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R.E.M.'s classic LP "Document" turns 25

(CBS News) Since getting together in 1980, the Athens, Georgia band R.E.M. had steadily built a career and reputation that gradually went further than their college rock audience. Then in 1987, "Document," R.E.M.'s fifth album, heralded the band's arrival to the mainstream: The record reached the Billboard's Top Ten album charts at number 10, and yielded the band's first-ever Top Ten hit, "The One I Love."

Twenty-five years later, "Document" remains one of R.E.M.'s best works - in Rolling Stone's best 100 albums of the '80s, "Document" ranked number 41. This Tuesday, "Document" is being reissued as a special edition release--in addition to featuring the original album, the 25th anniversary edition contains a previously unreleased concert recorded in Utrecht, Holland from the band's 1987 "Work" tour. The set list from that spirited show draws songs not only from "Document" but also from past R.E.M. albums "Murmur," "Reckoning," "Fables of the Reconstruction" and "Lifes Rich Pageant.

Cover of R.E.M. album "Document" EMI

In his 1987 review of the album, David Fricke of Rolling Stone wrote: ""Document," the fifth in a series of singular state-of-the-union addresses by America's most successful fringe band, positively ripples with the confidence, courage and good, swift kick of a rock & roll band at the top of its form."

"We were becoming more confident in our ability to play, to pull off whatever we wanted to try," says former R.E.M. bassist Mike Mills in David Daley's liner notes of the new reissue. (The band broke up last year). "In this case, we wanted to try and come out strong and be loud. We wanted to incorporate some of the angularity, some of the muscle, some of the things we'd seen and learned in touring."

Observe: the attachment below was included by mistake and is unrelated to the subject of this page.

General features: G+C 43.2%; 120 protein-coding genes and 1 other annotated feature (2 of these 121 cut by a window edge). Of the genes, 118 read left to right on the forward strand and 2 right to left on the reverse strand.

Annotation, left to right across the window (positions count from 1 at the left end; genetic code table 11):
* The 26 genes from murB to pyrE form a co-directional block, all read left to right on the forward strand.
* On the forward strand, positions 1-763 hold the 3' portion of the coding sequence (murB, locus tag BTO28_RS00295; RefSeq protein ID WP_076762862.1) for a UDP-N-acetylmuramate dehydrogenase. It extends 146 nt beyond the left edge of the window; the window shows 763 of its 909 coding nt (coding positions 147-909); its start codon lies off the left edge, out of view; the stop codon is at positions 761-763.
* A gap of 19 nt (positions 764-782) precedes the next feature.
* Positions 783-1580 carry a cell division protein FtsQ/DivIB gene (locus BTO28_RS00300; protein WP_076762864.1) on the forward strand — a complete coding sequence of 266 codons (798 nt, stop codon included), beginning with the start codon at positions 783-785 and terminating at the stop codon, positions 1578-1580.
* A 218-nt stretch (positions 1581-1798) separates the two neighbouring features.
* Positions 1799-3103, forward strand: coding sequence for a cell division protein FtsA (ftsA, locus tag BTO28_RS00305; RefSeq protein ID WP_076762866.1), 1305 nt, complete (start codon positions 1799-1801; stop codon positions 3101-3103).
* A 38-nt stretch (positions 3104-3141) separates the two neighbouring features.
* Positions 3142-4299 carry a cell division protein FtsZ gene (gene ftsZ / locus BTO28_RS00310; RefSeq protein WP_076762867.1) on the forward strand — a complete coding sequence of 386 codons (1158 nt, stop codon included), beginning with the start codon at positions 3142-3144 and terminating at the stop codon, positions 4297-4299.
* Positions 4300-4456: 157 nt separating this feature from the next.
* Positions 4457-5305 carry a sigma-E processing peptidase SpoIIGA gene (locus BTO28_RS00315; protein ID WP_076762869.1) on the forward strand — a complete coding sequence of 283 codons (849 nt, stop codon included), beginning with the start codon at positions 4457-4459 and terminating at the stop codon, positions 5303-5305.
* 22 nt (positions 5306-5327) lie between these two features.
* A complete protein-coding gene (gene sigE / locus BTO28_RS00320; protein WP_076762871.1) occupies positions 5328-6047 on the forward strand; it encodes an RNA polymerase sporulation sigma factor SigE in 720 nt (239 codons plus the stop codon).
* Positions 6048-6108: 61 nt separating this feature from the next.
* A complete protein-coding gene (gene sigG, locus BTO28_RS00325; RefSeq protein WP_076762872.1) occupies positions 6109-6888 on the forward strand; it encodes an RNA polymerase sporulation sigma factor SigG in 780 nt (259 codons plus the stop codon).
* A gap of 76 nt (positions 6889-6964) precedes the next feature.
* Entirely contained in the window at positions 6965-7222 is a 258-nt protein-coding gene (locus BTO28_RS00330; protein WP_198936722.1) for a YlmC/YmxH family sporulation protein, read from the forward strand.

In his notes, Daley painted the times that the album was made in -- it was during Iran-Contra along with Wall Street excess. And in the aforementioned best 100 albums of the '80s ranking, Rolling Stone said: "Document" is an angry, largely topical look at a world wracked by political and environmental catastrophe. Singing in clear, enunciated syllables, Michael Stipe trains his disapproving lyrics upon despoilers of nature ("Disturbance at the Heron House"), peddlers of right-wing dogma ("Exhuming McCarthy"), warmongers in Latin America ("Welcome to the Occupation") and other abusers of the planet and public trust."

"Document" contains a couple of of R.E.M.'s popular songs such "Finest Worksong" and especially "It's The End of the World As We Know it (And I Feel Fine)." It is also known for "The One I Love," which placed number nine on the Billboard pop charts. Singer Stipe said to Musician magazine in 1988 (and later retold in Denise Sullivan's book, "R.E.M.: Talk About the Passion") about that track: "[It's] very lyrically straightforward. It's very clear that it's about using people over and over again. I think that's probably a sentiment everyone has felt at one time or another, so you can apply it to yourself. But it's not an attractive quality."

Fittingly, the release of "Document" also marked an end of an era for R.E.M., as the band departed from small record label I.R.S. for major powerhouse Warner Bros. More success would follow the band throughout the next couple of years, but "Document" was certainly the album that solidified R.E.M.'s transition from college rock heroes to superstars.

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